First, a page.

Pension contributions are rising, but what if you don’t have a pension?

Are Canadians saving enough for retirement?  What can contributions to retirement plans tell us about saving levels?

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Houston, We Have a Retirement Problem

Last week the Conservative government announced it was open to studying and consulting on potentially allowing voluntary contributions to the CPP.

Seeing how the same government has for years been resisting calls to improve the CPP, its new openness smells pretty fishy. Just months ahead of an election (and in no way related to the polls showing public support for CPP expansion approaching universal levels), the Conservative government has offered a program that uses the well-known CPP name, but that in fact bears no resemblance to the CPP Canadians respect and support (the government’s CPP proposal is voluntary, employee-funded only, and insecure – the real CPP is none of those things).

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The Diminished Expectations of Age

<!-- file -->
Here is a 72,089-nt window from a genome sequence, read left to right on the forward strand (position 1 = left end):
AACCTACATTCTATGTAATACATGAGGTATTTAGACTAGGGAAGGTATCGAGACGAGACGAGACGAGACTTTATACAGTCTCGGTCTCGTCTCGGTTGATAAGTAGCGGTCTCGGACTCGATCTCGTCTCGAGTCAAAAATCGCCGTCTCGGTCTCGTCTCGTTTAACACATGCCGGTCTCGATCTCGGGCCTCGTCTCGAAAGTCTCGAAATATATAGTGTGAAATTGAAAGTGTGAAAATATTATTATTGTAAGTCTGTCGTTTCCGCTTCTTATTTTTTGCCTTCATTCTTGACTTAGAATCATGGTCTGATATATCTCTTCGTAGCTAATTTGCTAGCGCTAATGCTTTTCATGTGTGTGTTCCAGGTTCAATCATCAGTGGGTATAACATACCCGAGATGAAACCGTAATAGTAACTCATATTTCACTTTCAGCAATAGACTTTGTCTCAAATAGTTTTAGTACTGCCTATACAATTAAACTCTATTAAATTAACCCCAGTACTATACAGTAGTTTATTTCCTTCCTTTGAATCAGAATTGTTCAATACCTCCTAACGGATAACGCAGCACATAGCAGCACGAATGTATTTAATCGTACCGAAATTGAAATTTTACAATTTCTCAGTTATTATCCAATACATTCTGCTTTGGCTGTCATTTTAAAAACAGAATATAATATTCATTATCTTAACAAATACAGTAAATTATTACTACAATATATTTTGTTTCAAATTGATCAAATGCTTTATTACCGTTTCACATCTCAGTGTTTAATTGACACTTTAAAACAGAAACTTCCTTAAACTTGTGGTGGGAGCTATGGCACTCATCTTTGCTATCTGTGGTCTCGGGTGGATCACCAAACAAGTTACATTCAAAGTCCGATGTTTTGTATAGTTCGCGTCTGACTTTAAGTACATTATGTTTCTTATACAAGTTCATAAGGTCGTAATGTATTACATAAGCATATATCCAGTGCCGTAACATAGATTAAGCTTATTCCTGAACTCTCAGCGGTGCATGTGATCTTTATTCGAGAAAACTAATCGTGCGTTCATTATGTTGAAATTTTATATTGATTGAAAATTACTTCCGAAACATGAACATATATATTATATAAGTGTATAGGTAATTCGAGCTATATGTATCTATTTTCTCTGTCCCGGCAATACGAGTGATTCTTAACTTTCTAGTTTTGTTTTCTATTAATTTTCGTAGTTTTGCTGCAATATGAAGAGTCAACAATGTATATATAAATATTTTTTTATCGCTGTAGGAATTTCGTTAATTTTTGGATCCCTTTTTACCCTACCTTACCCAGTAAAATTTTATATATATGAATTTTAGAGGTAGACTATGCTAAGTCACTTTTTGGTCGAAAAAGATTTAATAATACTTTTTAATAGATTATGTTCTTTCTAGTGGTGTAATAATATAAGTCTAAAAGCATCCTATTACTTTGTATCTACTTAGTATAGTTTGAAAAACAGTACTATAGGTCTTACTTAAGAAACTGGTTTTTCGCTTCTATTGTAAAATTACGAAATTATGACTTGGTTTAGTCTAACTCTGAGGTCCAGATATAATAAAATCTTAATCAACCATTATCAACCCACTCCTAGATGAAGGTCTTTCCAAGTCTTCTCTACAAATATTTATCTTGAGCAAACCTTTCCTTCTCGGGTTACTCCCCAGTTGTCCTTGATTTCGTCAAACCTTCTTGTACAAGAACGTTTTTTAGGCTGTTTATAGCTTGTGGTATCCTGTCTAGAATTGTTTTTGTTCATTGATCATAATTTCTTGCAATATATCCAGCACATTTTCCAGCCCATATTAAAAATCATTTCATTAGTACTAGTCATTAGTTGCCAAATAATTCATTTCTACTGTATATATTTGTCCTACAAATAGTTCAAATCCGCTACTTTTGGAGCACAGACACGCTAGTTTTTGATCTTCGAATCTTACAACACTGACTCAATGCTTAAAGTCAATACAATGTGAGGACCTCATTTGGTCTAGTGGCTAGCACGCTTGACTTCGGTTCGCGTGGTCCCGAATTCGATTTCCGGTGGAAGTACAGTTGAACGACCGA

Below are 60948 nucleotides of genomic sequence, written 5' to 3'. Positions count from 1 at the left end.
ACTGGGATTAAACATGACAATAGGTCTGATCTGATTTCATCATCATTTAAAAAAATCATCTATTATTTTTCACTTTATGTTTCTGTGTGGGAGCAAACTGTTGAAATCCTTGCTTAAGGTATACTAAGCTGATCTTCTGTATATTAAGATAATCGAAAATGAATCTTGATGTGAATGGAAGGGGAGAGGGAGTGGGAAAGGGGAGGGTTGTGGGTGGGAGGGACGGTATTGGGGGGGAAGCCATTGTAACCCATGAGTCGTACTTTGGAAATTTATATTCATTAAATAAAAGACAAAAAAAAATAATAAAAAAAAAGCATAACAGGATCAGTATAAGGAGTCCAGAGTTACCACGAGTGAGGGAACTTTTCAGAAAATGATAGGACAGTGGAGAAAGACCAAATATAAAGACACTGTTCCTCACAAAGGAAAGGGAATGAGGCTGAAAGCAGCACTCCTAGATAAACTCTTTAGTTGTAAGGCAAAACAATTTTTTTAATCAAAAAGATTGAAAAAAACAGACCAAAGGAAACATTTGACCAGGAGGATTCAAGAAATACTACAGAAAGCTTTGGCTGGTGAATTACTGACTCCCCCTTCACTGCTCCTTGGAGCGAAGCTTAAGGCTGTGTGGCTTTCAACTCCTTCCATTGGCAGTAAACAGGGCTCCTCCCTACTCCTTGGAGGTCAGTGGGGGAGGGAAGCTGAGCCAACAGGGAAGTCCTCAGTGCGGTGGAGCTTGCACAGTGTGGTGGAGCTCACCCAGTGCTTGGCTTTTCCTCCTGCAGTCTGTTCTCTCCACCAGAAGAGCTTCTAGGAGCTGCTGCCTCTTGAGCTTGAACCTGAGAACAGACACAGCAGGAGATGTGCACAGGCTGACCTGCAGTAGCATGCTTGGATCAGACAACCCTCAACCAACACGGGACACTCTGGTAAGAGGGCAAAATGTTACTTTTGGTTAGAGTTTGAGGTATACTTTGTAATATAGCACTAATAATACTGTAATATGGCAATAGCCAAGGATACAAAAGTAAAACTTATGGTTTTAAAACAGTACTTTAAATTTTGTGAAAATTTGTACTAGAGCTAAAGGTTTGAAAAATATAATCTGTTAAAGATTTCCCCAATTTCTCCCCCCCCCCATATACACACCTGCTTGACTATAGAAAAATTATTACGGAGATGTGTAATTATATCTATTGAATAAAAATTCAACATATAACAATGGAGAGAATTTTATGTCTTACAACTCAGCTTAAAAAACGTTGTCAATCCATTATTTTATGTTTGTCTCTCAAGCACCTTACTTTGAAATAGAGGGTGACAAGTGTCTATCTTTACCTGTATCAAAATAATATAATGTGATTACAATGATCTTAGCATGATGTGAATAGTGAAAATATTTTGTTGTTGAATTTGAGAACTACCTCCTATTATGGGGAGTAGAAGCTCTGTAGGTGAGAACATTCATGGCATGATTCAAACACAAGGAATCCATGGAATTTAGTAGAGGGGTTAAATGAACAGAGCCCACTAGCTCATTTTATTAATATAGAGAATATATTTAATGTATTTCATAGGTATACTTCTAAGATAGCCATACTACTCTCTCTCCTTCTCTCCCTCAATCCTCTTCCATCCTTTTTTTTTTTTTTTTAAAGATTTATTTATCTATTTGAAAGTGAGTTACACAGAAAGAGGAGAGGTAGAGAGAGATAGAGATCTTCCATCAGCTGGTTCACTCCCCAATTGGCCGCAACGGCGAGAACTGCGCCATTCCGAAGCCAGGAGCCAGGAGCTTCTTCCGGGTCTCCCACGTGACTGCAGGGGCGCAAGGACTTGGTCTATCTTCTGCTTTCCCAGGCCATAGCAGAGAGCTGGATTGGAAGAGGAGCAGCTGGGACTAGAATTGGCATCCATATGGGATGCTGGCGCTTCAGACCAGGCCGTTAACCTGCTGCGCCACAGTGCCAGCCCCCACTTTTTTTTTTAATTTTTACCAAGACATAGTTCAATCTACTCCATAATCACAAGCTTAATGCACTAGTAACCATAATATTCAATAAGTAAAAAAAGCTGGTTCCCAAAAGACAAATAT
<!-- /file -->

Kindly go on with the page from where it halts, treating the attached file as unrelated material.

On May 14th, Power Financial CEO Jeffrey Orr told shareholders that “the vast majority of Canadians are on track to sustain their standard of living in retirement,” and cautioned against implementing the proposed Ontario Retirement Pension Plan (ORPP) or expanding the Canada Pension Plan (CPP).  Orr’s remarks to Power Financial’s annual meeting (fittingly held at the Shangri-La Hotel in Toronto) were covered in the Toronto Star and the Globe and Mail.

That Power Financial, which controls Great-West Life and Investors Group, would oppose expanding public pensions isn’t particularly noteworthy.  As Bruce Little recounts in his book Fixing the Future, insurance companies and financial institutions actively resisted the creation of the CPP in the 1960s, and have periodically fought attempts to improve it since then.  What makes the news coverage of Orr’s remarks worth mentioning is that newspapers again uncritically repeated the findings of a problematic February 2015 study by McKinsey and Company entitled, “Building on Canada’s Strong Retirement Readiness.”

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